Among survey respondents, 60 percent of leading marketers believe DDA is essential to understanding the journeys of high-value customers. The more effectively marketers can do so, the better return they’ll realize on their marketing investment.
HomeAway, a vacation rental marketplace, used DDA to attain ambitious growth goals, according to Downey. “A siloed, last-click approach to measurement wouldn’t cut it” in an ultra-competitive industry. So the company adjusted its media strategy, aligning metrics and business goals. DDA enables HomeAway’s marketing teams to obtain, and act on, real-time insights into customer intent and interactions. The company saw a 46 percent increase in travel bookings in 2017, compared with the year before, and a 115 percent jump in revenue.
What customers want next
Rather than following customers on their journeys and trying to meet them along the way, marketers now need to predict where they’re going and help them get there. The capability to steer and even shape a customer’s next move opens a new competitive front. In the survey, 63 percent of leading marketers say they believe that anticipating consumer intent will drive greater results.
Manual marketing tools like probabilistic modeling and remarketing aren’t enough to keep abreast of today’s customers, who switch between channels and devices as they look for the products and services they need, according to Downey. To make sense of trails of customer intent signals, marketers need to do more. “They need to know what customers want before they do—and put the most relevant content in front of them,” he says.
TGI Fridays, the casual-dining chain, uses data about customers’ digital activities, preferences, and habits to evaluate and deliver timely messages over different platforms, optimizing its product strategy and media spending, according to Sherif Mityas, chief experience officer for the restaurant chain. Diners who have opted into sharing their data trigger personalized events. Guided by data, restaurant workers present options—soliciting a second drink or suggesting an appetizer—that will raise the amount of the average check.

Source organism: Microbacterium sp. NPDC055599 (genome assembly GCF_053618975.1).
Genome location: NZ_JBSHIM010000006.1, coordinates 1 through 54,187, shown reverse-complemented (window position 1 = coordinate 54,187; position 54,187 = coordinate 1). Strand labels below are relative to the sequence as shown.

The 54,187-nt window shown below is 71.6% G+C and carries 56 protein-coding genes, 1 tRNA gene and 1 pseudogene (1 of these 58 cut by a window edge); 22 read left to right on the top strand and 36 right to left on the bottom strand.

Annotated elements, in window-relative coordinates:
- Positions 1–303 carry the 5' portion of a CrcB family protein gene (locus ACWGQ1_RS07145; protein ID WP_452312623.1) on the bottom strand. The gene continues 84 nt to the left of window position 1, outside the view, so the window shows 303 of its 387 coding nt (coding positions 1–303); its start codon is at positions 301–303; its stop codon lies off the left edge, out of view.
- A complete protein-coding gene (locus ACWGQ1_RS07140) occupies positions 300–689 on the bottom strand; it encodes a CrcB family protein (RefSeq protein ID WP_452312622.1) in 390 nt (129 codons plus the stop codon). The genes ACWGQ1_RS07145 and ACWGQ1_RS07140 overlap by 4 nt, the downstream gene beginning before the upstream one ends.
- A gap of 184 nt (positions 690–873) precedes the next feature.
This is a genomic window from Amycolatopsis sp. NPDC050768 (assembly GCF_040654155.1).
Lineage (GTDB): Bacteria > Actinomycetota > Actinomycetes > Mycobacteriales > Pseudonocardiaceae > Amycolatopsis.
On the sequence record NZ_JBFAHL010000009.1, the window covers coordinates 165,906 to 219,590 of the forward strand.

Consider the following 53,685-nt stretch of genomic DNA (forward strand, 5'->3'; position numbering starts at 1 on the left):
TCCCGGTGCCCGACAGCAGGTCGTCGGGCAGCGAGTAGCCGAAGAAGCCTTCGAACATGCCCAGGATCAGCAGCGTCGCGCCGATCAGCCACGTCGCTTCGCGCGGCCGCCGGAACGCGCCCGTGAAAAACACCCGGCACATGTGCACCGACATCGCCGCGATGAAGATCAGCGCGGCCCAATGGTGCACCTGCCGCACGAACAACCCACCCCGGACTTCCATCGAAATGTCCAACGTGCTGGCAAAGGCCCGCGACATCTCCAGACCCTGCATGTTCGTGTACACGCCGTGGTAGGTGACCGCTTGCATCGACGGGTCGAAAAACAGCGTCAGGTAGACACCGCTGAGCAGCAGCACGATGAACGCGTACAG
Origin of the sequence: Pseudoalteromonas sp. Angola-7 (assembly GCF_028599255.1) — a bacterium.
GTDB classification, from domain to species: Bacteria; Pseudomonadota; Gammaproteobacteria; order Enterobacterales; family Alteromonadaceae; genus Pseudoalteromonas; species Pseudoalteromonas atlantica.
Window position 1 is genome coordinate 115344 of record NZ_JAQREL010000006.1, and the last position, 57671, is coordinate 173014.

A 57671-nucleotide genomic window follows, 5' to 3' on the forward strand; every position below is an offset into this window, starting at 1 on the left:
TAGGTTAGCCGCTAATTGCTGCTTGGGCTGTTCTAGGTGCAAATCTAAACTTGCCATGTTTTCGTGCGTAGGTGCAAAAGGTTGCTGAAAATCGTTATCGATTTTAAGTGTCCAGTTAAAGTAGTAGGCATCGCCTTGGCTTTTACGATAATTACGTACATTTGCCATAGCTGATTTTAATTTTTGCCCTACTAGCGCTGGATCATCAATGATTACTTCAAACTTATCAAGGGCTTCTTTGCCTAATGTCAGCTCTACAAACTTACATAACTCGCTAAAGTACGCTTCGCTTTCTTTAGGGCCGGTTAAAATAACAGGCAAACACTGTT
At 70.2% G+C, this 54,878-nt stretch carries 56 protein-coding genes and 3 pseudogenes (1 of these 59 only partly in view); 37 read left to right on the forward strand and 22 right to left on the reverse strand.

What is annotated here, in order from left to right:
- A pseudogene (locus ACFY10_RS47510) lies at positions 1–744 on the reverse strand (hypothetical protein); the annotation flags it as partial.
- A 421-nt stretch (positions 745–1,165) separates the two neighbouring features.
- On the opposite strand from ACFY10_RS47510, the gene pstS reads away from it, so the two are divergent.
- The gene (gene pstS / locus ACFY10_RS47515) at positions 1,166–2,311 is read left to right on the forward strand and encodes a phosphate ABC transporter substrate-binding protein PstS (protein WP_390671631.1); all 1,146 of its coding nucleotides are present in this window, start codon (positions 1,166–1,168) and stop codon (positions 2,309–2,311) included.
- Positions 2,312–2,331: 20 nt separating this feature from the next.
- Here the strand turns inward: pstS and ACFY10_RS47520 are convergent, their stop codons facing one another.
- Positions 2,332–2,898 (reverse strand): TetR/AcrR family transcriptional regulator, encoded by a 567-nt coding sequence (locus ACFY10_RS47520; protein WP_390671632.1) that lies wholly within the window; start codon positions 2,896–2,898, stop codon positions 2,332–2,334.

For example, customers who occasionally appear at 5:00 p.m. on Wednesdays to share wine with friends will receive a message on the Fridays app, just before 5 o’clock, announcing the arrival of an unusual vintage. By analyzing check-level detail, the chain can tell that more than 25 percent of consumers receiving personalized messages will visit the restaurant and make purchases—without receiving a discount.
For data-driven insights to drive front-line strategy, analytics must be spread throughout the enterprise. In the past, the need for new marketing capabilities led companies to keep adding discrete departments—one for digital analytics, say, and another devoted to the customer experience. But the magnitude of the digital challenge supersedes such distinctions, as it also unites digital and offline channels in pursuit of a shared business goal.
“We leverage predictive analytics across a variety of business areas,” says Shyam Venugopal, vice president for global media and consumer data strategy at PepsiCo. “How do you make it more pervasive across everything you do? There’s always an opportunity to scale it further and further.” For customer insights to permeate the business, every team must incorporate data analysts. And leaders in every team must be given the power to turn data analysis into smarter business decisions.
With the advantage of an organizational structure that supports agility, companies can reach across consumer touchpoints. They can harness machine learning technology to tap into real intent and predict it, exceeding customer expectations. As marketers grow increasingly proficient at using these types of technologies, they’ll enhance both the customer’s journey—and the company’s long-term profits.
* In the survey, leading marketers were determined to be from companies that achieved more than a 15 percent increase in revenue over two years or a greater-than
Learn more about machine learning’s impact on marketing.